Molecular mimicry of NF-κB by vaccinia virus protein enables selective inhibition of antiviral responses.

Ren, Hongwei 
Shmeleva, Evgeniya V  ORCID logo
Melo, Carlos A 

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Infection of mammalian cells with viruses activates NF-κB to induce the expression of cytokines and chemokines and initiate an antiviral response. Here, we show that a vaccinia virus protein mimics the transactivation domain of the p65 subunit of NF-κB to inhibit selectively the expression of NF-κB-regulated genes. Using co-immunoprecipitation assays, we found that the vaccinia virus protein F14 associates with NF-κB co-activator CREB-binding protein (CBP) and disrupts the interaction between p65 and CBP. This abrogates CBP-mediated acetylation of p65, after which it reduces promoter recruitment of the transcriptional regulator BRD4 and diminishes stimulation of NF-κB-regulated genes CXCL10 and CCL2. Recruitment of BRD4 to the promoters of NFKBIA and CXCL8 remains unaffected by either F14 or JQ1 (a competitive inhibitor of BRD4 bromodomains), indicating that BRD4 recruitment is acetylation-independent. Unlike other viral proteins that are general antagonists of NF-κB, F14 is a selective inhibitor of NF-κB-dependent gene expression. An in vivo model of infection demonstrated that F14 promotes virulence. Molecular mimicry of NF-κB may be conserved because other orthopoxviruses, including variola, monkeypox and cowpox viruses, encode orthologues of F14.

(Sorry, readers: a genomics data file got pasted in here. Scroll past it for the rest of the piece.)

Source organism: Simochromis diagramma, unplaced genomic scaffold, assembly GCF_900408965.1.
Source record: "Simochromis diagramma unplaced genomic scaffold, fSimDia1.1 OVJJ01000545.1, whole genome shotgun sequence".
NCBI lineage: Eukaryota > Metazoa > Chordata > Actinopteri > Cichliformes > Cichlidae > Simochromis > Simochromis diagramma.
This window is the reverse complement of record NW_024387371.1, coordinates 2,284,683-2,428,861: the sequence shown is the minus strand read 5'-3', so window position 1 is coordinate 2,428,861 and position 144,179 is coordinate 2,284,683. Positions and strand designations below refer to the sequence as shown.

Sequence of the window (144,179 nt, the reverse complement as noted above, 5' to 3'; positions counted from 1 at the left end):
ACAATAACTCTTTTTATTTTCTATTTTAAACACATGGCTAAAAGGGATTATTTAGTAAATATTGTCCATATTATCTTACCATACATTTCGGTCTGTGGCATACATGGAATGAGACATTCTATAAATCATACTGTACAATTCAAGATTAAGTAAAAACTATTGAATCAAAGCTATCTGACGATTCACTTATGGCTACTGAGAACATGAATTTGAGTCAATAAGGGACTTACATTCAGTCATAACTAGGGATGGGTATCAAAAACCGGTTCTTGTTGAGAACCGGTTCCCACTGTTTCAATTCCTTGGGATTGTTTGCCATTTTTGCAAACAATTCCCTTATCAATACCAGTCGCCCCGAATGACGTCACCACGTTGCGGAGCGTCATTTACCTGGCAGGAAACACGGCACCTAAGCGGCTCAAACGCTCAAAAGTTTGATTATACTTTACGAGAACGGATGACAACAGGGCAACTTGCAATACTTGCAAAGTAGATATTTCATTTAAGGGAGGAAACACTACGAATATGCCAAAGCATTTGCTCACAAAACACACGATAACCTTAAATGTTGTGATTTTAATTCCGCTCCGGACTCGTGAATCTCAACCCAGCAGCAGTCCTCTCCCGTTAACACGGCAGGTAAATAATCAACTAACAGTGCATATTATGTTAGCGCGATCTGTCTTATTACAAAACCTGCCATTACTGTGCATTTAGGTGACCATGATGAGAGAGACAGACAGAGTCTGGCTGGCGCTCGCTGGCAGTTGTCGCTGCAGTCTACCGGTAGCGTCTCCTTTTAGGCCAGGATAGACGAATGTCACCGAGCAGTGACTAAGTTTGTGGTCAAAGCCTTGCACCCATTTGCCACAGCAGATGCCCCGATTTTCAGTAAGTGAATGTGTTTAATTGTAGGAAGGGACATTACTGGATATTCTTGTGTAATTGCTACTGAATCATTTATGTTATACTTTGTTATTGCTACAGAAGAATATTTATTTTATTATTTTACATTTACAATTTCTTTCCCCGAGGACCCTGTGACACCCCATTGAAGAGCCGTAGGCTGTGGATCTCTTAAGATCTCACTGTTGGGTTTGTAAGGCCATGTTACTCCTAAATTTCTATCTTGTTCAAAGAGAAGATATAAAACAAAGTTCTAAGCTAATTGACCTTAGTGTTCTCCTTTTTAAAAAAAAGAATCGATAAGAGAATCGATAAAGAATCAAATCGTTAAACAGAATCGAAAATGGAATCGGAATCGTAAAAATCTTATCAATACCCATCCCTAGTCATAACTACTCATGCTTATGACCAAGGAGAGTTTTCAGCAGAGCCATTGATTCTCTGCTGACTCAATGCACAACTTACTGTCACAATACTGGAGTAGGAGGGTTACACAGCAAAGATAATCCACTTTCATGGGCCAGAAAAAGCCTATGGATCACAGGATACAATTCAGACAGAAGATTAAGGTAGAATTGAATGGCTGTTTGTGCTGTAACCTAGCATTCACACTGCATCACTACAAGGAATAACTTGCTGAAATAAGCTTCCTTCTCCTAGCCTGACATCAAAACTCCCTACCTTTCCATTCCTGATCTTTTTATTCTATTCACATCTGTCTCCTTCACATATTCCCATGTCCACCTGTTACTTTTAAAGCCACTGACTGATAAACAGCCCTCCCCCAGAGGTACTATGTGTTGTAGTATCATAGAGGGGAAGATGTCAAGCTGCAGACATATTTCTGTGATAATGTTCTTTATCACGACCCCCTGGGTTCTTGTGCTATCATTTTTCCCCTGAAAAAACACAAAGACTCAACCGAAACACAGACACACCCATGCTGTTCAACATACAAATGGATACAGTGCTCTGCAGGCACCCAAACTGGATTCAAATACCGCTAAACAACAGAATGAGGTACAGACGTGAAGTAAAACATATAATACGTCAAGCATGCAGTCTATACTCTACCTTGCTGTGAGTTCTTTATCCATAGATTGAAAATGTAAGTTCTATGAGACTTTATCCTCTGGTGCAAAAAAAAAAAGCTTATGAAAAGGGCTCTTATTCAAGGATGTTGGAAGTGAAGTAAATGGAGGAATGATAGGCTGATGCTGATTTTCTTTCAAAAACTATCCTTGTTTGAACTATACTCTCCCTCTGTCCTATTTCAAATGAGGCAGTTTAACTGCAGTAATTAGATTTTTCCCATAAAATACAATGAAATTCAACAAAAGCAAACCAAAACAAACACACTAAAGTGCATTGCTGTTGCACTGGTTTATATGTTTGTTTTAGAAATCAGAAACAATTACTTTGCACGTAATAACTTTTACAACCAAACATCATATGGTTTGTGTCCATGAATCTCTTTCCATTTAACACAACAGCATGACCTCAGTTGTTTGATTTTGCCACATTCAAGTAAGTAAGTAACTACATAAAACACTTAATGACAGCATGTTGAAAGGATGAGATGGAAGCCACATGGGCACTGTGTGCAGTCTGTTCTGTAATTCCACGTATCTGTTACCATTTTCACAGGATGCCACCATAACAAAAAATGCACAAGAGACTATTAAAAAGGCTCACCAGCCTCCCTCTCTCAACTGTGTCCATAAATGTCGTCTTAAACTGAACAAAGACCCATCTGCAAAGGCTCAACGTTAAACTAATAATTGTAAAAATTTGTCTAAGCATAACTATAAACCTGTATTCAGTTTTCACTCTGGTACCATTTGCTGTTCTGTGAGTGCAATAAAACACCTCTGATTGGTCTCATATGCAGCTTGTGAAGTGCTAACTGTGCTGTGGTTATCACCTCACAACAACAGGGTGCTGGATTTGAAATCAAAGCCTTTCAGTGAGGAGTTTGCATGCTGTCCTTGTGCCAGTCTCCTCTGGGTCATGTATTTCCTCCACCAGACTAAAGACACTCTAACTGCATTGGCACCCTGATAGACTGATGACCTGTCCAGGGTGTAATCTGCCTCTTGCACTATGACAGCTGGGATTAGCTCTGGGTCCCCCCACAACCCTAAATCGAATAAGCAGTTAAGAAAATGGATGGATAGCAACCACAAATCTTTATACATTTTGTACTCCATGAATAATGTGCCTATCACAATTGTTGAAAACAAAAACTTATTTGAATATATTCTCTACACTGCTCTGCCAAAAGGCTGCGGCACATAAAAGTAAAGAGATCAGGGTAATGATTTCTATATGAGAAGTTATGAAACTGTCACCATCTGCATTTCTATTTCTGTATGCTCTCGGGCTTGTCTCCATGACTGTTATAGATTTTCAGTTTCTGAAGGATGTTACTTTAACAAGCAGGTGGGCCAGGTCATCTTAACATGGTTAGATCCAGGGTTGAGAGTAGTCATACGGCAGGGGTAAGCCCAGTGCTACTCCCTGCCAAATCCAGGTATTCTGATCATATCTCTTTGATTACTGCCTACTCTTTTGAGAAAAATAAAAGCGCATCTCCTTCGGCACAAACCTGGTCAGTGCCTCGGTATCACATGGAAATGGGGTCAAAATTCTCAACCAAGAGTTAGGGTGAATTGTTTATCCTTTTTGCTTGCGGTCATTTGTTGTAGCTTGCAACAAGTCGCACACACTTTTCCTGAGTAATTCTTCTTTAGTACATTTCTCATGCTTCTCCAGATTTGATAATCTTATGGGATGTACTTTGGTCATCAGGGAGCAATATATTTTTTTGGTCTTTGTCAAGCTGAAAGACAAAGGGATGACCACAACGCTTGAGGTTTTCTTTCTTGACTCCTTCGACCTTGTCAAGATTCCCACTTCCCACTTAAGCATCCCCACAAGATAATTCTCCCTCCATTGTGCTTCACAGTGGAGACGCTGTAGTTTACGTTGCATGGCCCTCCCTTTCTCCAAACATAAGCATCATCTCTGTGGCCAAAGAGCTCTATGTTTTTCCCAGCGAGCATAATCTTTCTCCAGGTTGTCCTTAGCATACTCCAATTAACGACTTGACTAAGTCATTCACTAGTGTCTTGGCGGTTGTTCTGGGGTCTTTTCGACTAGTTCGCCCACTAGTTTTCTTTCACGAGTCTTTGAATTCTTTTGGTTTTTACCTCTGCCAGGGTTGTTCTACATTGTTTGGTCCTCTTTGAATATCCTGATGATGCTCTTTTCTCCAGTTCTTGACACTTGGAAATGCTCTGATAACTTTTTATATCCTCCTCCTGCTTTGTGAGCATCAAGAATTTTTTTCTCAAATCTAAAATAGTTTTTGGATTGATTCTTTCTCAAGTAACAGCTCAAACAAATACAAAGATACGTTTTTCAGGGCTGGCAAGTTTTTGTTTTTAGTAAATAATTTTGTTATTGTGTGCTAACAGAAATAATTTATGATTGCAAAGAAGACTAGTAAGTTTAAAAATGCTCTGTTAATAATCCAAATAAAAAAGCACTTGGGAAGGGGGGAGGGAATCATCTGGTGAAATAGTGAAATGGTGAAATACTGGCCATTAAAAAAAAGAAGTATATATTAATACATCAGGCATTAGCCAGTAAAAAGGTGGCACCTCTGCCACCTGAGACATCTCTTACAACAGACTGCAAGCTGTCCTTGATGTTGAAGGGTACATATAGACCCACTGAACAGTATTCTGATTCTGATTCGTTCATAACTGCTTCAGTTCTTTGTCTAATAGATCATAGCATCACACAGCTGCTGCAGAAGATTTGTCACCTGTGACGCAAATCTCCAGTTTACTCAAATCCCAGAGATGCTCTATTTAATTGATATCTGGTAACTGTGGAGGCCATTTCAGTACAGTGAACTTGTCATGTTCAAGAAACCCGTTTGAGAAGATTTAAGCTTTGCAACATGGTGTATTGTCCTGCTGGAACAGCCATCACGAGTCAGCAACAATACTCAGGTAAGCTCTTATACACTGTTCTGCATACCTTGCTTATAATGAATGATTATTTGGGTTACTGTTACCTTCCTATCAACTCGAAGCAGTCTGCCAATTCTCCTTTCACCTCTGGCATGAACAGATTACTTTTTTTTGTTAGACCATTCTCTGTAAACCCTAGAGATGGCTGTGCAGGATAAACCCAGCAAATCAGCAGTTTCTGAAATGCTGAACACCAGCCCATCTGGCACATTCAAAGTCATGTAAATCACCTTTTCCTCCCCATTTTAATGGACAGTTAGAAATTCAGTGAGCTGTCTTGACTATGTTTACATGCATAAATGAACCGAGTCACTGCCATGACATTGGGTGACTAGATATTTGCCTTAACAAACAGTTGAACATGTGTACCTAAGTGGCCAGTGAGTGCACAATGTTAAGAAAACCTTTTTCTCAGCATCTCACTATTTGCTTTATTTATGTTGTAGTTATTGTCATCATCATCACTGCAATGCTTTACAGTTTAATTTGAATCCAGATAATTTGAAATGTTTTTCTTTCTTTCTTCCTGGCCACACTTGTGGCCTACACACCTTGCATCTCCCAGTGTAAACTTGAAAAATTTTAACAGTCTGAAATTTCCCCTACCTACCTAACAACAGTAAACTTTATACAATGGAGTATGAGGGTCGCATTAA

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CREB-Binding Protein, HEK293 Cells, Host-Pathogen Interactions, Humans, Molecular Mimicry, NF-kappa B, Signal Transduction, Transcription, Genetic, Vaccinia, Vaccinia virus, Viral Proteins
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Nat Microbiol
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Springer Science and Business Media LLC
Wellcome Trust (090315/B/09/A)
Wellcome Trust (090315/Z/09/Z)
Medical Research Council (MR/R021821/1)
BBSRC (BB/V017780/1)